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Two straight guys pretend to be gay in order to secure a Miami apartment. When both of them fall for their roommate Neha, hilarity ensues as they strive to convince one and all that they're gay whilst secretly trying to win her heart.
A conman Roy, gets dumped by his girl-friend. Then he finds out he has a fatal disease. On the verge of death, he resolves to do some good, by helping his apprentice Dittu hoodwink the mobster who hurt his (Dittu's) family.
Falling in love. It's very easy to do. Being in love - now that's the tough part. Nick (Saif Ali Khan) - He's a chef. Ambar (Preity Zinta) - She's a Radio Jockey. They're young, they're cool, they're independent -and together they make the PERFECT pair. Or do they? Surrounded by quirky friends, bosses and landlords but far away from home. Nick and Ambar take a huge leap of faith as they decide to move in together. And now they must tiptoe towards getting to know each other? They are attracted to each other - but they fight. They live together, but as friends, in different rooms. They're in a relationship - but then again they're not. They seem to want the same things, but it seems that they have very little in common. Between all this chaos, they find out that Ambar is pregnant. Nick doesn't want the baby. How the two handle this dilemma is what will decide the direction this relationship will take and be the real test of their love. So are they really made for each other? Are they ...Written by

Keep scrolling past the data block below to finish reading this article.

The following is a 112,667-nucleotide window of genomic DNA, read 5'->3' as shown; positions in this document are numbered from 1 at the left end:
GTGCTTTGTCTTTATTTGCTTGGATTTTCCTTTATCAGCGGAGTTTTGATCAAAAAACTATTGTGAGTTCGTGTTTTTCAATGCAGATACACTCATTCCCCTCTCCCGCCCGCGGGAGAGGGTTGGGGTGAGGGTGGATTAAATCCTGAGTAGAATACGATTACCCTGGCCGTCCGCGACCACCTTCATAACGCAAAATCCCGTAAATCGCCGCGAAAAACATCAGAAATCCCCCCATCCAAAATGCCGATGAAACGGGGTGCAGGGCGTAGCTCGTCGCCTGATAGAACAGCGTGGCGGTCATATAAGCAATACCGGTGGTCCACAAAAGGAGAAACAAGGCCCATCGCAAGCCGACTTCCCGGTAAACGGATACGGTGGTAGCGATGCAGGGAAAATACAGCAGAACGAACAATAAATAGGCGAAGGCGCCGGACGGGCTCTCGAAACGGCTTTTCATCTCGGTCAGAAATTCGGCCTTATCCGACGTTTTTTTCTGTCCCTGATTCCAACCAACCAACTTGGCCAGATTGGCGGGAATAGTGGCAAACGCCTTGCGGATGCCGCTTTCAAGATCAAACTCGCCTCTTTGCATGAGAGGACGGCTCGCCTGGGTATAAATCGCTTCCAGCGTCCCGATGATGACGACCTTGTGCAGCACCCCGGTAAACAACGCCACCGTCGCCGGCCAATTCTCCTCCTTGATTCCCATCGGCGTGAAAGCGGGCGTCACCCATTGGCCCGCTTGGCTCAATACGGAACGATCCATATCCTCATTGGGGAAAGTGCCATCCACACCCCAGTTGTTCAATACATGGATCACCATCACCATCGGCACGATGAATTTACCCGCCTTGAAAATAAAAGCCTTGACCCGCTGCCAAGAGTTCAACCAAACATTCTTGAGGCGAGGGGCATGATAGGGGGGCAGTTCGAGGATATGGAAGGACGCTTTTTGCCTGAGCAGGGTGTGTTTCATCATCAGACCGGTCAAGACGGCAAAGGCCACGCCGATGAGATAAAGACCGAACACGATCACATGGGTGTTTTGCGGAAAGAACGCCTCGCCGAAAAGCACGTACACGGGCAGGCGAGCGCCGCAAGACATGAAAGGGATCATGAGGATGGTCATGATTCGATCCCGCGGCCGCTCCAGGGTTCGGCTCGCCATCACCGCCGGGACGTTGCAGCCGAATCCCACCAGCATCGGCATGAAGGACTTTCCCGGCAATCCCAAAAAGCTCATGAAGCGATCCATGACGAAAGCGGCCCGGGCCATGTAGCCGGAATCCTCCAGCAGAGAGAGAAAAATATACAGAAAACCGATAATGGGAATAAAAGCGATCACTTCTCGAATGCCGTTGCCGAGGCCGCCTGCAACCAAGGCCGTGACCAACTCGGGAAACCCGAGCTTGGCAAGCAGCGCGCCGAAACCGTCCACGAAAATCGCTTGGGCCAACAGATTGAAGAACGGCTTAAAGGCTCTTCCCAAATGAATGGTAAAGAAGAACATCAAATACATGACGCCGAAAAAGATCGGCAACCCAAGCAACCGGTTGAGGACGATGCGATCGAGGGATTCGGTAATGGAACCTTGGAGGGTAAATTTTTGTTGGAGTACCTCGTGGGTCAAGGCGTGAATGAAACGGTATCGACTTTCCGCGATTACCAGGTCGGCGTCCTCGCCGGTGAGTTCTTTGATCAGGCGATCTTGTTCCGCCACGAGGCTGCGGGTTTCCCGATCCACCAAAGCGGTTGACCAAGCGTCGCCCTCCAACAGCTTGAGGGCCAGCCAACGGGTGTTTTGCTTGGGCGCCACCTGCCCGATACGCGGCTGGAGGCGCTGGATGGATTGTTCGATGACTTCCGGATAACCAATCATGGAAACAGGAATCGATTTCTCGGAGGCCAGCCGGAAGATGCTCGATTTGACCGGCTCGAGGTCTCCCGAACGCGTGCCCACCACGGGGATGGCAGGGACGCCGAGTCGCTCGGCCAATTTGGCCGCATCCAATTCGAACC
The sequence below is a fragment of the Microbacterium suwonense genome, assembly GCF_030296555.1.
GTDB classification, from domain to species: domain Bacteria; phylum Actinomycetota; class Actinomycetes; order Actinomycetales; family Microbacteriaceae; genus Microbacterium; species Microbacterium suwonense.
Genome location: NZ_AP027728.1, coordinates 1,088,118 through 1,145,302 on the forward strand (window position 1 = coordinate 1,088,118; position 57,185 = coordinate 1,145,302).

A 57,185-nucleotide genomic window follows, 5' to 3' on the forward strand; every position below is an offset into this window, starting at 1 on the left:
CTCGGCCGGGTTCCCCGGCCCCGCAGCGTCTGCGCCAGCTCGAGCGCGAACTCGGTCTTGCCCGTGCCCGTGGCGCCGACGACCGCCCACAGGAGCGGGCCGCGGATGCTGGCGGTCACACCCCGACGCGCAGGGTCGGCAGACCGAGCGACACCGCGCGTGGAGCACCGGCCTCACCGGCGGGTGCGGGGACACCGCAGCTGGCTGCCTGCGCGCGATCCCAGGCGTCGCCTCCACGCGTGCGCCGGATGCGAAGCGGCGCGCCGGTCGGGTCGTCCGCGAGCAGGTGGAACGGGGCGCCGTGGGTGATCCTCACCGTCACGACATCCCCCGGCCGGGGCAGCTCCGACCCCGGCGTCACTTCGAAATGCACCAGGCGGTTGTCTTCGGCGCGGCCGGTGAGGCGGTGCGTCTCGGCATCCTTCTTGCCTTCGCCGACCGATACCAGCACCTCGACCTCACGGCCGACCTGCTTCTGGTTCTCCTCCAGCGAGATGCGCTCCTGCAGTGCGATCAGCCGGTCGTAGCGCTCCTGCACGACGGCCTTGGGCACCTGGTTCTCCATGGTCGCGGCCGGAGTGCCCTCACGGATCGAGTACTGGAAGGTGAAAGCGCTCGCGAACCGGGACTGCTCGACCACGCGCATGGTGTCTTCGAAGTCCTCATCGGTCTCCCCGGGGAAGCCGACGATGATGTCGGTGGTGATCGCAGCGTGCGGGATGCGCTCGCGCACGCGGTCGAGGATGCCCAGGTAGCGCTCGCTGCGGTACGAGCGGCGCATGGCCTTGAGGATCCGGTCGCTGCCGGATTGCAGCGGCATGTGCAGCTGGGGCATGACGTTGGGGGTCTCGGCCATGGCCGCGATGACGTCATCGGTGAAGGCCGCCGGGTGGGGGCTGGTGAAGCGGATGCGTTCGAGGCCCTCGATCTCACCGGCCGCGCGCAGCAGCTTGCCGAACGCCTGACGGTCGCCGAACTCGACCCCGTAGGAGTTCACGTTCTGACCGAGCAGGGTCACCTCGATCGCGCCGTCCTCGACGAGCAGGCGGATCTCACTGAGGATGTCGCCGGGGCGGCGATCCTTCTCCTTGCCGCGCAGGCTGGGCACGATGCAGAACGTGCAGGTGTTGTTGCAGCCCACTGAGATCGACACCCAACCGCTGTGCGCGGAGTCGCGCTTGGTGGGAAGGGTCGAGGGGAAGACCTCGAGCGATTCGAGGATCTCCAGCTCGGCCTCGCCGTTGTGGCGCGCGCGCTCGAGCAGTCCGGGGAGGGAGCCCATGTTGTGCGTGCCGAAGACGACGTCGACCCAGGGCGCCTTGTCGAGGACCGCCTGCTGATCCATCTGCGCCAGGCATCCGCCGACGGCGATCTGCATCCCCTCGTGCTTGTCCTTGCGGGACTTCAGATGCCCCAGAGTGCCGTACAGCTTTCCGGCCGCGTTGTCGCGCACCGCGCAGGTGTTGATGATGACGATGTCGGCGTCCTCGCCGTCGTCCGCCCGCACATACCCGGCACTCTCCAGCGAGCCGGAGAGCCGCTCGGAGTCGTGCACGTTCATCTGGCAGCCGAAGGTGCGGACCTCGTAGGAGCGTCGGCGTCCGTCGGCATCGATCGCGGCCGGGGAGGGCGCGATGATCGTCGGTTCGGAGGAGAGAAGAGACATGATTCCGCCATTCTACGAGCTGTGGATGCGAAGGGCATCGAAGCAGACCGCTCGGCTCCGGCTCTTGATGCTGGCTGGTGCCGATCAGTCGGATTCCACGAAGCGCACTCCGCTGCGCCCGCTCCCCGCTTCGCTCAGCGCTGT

This Hindi film is said to be a remake of 'Nine Months' and to be derivative of certain Hindi films, but not having seen any of them I am not entitled to comment on that. (I felt an undertone of 'Sleepless in Seattle', not a bad choice to emulate). In 'Salaam Namaste' practically everyone is young and successful and gorgeous, so it is admittedly an escapist fantasy. One could criticize that but on the other hand it's a hard film to dislike. The stars are wonderful together, and Melbourne, Australia, is a major character the way New York often is. Living in Melbourne, the main characters deal with certain issues that they might not face -or would deal with differently- had they stayed in India. Likewise, traditional Indian viewers might find some elements a bit shocking but I don't think the filmmakers set out to put off anyone. Yes, it's manipulative and predictable, but it's a 'feel-good' movie that works. If you can handle a little sugar, I recommend it.
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